The Royal Family of Broadway – Pre-Broadway Premiere


A.J. Shively, Hayley Podschun, Will Swenson, Harriet Harris. Photo: Daniel Rader.

A.J. Shively, Hayley Podschun, Will Swenson, Harriet Harris. Photo: Daniel Rader.

By Nancy Salz – June 2018

It’s love vs show business in a much anticipated pre-Broadway premiere at the Barrington Stage Company in Pittsfield, MA

Three generations of Cavendish women have faced a conundrum: Should they marry and leave their stage careers behind? Or forsake love for a life on the Great White Way? In song, dance and frequently hilarious performances love and Broadway are the heart of their conflicts in the new musical comedy, The Royal Family of Broadway. While not always perfect, the production is huge, dazzling and great fun.

William Finn (music and lyrics) and Rachel Sheinkin (book) took on a daunting challenge when they decided to turn the Richard Greenberg adaptation of the 1930 play by George S. Kaufman and Edna Ferber into a musical. There are a total of ten major characters: Fanny Cavendish, the family matriarch; Tony Cavendish, her son; Herbert Dean, her brother; Kitty Dean, Herbert’s wife; Julie Cavendish, her daughter; Gwen Cavendish, Julie’s daughter; Perry Stewart, Gwen’s beau; Gilbert Marshall, Julie’s former flame; Oscar Wolfe, theatrical producer; and Della Moran, “domestic stage-manager” (think housekeeper).

Still with me?  In typical Kaufman style, they are all more than a little eccentric.

Nine of the characters have big musical numbers. Because of the nature of the plot and characters, the majority of the songs in Act I are expository: This is who I am. This is what I want. That’s obviously necessary but it makes the act rather choppy.  By Act II, we know who all these people are. We care for them. We root for their happiness as the plot smooths out.

Even though Finn’s songs in The Royal Family of Broadway, which takes place in 1927, are brand new, most sound familiar. It’s the rhythms as well as the melodies that remind us of show tunes from an earlier era – perhaps purposely. The lyrics are very clever, however, making the songs a joy to listen to even if we’ve sort of heard them before.  Sheinkin’s book makes the madcap plot easy to follow, keeps the action moving, and adds many laughs along the way. No easy task.

Hands down, Tony winner Harriet Harris is the star and wonder of the show. As Fanny Cavendish, the matriarch and grande-dame of the family, supposedly modeled on the Barrymores, she is a commanding presence. Although 63 years of age, she is believable as the much older Fanny. Finn has written her a show stopper, “Stupid Things I Won’t Do.”  Even with a short encore, we wanted more. Fanny may be the crowning role of Harris’s stellar career.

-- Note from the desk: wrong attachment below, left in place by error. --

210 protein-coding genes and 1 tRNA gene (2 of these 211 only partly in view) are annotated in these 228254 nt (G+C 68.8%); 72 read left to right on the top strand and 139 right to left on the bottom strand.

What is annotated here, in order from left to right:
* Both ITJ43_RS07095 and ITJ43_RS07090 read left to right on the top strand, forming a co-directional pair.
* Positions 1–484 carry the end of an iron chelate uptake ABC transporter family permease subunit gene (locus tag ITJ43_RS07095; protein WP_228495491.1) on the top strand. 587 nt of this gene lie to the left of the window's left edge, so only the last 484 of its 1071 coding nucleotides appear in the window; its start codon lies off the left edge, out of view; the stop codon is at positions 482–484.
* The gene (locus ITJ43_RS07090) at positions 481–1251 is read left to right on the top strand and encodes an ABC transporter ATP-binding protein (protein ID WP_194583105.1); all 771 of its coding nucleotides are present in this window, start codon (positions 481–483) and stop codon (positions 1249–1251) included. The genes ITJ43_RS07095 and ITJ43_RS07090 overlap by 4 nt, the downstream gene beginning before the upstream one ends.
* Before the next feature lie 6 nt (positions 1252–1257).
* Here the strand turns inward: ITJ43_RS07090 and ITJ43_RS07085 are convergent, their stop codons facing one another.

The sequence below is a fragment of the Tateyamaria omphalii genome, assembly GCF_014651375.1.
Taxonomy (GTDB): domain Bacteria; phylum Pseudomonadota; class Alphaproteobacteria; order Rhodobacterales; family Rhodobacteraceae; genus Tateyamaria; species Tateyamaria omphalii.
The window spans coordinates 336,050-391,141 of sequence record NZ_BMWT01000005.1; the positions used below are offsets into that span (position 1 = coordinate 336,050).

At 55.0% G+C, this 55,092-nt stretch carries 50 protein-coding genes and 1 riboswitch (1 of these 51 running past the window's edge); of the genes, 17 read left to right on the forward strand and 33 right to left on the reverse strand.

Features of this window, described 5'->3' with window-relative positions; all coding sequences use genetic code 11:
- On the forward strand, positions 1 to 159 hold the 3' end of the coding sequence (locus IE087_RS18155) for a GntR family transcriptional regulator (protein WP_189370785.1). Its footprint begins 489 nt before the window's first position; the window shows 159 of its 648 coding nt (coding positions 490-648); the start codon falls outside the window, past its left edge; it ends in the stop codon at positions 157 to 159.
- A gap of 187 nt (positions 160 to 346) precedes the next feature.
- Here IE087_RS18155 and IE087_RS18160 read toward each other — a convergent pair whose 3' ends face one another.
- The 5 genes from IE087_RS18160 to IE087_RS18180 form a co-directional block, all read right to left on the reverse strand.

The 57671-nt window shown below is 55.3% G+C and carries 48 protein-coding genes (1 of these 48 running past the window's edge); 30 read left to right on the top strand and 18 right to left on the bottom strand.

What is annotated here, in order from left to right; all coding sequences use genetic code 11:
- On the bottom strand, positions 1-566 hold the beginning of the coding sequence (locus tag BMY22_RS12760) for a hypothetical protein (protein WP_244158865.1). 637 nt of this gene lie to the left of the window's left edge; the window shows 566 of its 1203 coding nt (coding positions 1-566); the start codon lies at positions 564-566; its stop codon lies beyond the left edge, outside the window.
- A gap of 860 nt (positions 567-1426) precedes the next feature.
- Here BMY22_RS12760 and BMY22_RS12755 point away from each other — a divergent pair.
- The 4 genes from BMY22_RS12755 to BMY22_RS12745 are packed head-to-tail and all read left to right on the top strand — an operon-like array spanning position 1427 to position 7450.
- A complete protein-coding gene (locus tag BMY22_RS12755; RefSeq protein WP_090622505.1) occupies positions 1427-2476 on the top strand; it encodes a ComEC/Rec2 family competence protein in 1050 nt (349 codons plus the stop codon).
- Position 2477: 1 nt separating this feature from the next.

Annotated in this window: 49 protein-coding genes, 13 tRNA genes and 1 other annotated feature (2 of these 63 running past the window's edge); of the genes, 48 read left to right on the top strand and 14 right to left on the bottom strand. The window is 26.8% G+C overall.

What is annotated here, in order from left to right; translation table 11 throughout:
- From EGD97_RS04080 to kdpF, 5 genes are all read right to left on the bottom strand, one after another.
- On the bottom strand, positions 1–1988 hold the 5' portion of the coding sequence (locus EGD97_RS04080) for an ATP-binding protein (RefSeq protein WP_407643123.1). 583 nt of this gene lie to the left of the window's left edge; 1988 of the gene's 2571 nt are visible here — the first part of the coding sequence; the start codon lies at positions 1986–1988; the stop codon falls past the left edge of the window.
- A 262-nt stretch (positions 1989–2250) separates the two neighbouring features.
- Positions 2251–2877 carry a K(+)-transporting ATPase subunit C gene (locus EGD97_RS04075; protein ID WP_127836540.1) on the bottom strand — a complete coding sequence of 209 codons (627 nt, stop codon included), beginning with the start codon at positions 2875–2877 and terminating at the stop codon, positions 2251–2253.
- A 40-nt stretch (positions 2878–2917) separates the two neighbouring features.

Will Swenson is the dashing Tony Cavendish. After the character almost kills a man, he returns to the family only to flee to a monastery. Swenson never stops moving his body or his face. He is exceptionally funny, has a huge voice, and is remarkably handsome. We wished he had more stage time.

Laura Michelle Kelly is just fine as Fanny’s daughter, Julie, and Gwen’s mother. She too has a huge voice, although on occasion, maybe due to unnecessarily large amplification, her high notes ,were a bit screechy. Hayley Podschun, as Julie’s daughter, was sweet and funny.  She and A.J. Shively, as Perry Stewart, her beau, sang and danced beautifully together in the only lyrical numbers of the show. (Think “With Anne On My Arm” from La Cage Aux Folles.)

Alan H. Green was very romantic in pursuing  Julie’s love. His voice is gorgeous. Arnie Burton and Kathryn Fitzgerald were consistently humorous in both their singing and acting. Chip Zien was also very funny as Oscar Wolfe, the theatrical producer.  Holly Ann Butler made the most of her few comic turns as the “domestic stage manager.”

The great contribution of John Rando, the director, and Joshua Bergasse, the choreographer, was the staging. Moving the huge cast around the stage and having each character’s personality come through was a major challenge well-met. Bergasse’s choreography in the few strictly dance numbers was disappointing – not up to his usual originality.

The sets by Alexander Dodge were breathtaking as were the costumes by Alejo Vietti. Vadim Feichtner led the excellent 11-person orchestra.

The Royal Family of Broadway  deserves to be the next in a long line of triumphs at the Barrington Stage Company. (On The Town became a full production there. The 25th Annual Putnam County Spelling Bee was born there.) It’s a wonderful evening (or afternoon) in the theatre. And it would surprise no one if the show didn’t move to Broadway following in the steps of Finn’s two other major shows, Falsettos and The 25th Annual Putnam County Spelling Bee.

Music and Lyrics by William Finn; Book by Rachel Sheinkin; Based on “The Royal Family” by George S. Kaufman & Edna Ferber and an original adaptation by Richard Greenberg. Directed by John Rando; Choreography by Joshua Bergasse; Musical Direction and Dance Arrangements by Vadim Feichtner; Scenic design by Alexander Dodge: Costume design by Alejo Vietti: Lighting design by Jeff Croiter; Sound design by Joshua Reid.

Starring: Arnie Burton, Kathryn Fitzgerald, Alan H. Green, Harriet Harris, Laura Michelle Kelly, Hayley Podschun  AJ Shively, Will Swenson, Chip Zien